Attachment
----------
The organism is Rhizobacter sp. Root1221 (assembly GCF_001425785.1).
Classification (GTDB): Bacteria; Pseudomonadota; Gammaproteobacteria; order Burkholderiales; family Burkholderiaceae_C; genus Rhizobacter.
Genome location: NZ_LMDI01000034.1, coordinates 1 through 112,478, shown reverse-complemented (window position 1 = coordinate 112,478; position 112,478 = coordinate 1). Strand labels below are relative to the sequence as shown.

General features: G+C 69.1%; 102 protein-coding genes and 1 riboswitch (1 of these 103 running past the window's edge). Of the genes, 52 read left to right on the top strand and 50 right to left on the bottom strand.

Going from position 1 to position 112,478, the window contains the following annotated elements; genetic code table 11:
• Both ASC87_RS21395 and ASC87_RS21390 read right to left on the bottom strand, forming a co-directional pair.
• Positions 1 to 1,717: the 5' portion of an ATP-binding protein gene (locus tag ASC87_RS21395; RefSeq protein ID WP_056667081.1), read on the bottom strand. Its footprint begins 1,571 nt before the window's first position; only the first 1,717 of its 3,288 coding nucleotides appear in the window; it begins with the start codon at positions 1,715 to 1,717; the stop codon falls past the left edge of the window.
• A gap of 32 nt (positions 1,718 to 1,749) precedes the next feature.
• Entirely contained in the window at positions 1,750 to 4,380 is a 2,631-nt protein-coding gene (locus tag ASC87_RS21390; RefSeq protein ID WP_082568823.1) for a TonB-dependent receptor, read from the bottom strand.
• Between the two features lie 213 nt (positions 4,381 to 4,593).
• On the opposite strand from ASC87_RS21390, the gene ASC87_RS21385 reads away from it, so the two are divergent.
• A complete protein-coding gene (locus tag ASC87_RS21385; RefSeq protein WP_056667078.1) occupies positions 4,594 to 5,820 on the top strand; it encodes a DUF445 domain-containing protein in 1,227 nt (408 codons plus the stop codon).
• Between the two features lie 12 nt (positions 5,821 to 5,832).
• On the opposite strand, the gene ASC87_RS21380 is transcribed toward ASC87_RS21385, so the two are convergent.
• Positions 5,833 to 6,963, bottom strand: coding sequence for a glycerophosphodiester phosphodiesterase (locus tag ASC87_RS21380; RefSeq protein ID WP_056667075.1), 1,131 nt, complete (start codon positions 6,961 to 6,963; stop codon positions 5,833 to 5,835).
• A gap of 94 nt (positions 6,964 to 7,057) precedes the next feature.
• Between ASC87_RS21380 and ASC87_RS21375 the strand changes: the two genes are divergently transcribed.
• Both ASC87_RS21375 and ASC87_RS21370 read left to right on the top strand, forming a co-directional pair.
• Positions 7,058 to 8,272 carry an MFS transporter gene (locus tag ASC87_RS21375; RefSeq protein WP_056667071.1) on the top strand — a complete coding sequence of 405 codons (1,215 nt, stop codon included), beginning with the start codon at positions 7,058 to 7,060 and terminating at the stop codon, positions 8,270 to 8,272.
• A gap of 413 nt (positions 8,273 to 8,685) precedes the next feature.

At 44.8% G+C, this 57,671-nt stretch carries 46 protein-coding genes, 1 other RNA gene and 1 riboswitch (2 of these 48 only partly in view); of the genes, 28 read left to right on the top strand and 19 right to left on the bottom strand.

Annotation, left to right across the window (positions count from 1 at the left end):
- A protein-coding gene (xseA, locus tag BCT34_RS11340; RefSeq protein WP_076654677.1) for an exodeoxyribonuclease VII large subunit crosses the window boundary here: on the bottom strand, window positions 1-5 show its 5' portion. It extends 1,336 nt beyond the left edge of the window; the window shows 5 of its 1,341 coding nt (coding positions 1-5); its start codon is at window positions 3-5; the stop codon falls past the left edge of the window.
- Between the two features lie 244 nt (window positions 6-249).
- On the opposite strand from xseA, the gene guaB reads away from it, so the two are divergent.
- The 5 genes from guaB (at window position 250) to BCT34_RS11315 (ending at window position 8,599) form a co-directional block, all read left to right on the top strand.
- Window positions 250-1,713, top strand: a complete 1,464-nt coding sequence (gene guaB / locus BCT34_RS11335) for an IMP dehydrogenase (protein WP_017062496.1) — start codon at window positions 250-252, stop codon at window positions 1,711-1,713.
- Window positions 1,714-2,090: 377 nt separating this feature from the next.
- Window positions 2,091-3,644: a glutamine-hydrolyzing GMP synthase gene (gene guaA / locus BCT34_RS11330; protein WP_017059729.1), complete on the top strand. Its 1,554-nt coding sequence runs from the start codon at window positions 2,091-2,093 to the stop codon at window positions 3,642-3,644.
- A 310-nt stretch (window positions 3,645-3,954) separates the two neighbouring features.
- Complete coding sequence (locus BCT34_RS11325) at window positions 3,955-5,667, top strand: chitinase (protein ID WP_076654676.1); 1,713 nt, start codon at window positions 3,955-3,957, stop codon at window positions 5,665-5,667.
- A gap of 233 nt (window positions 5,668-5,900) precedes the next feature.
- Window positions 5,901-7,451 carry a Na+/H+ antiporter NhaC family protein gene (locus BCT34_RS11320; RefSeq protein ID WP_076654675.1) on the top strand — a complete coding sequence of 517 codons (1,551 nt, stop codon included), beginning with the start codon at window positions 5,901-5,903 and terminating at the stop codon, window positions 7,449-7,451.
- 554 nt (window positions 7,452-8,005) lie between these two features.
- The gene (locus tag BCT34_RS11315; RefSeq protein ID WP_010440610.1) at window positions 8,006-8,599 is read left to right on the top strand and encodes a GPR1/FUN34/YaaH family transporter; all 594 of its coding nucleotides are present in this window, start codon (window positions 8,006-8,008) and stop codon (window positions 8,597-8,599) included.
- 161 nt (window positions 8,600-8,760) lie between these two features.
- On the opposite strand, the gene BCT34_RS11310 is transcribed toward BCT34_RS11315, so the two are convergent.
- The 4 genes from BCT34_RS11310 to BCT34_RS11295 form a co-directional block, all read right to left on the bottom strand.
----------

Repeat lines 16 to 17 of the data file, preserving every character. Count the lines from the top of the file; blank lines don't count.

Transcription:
• A gap of 94 nt (positions 6,964 to 7,057) precedes the next feature.
• Between ASC87_RS21380 and ASC87_RS21375 the strand changes: the two genes are divergently transcribed.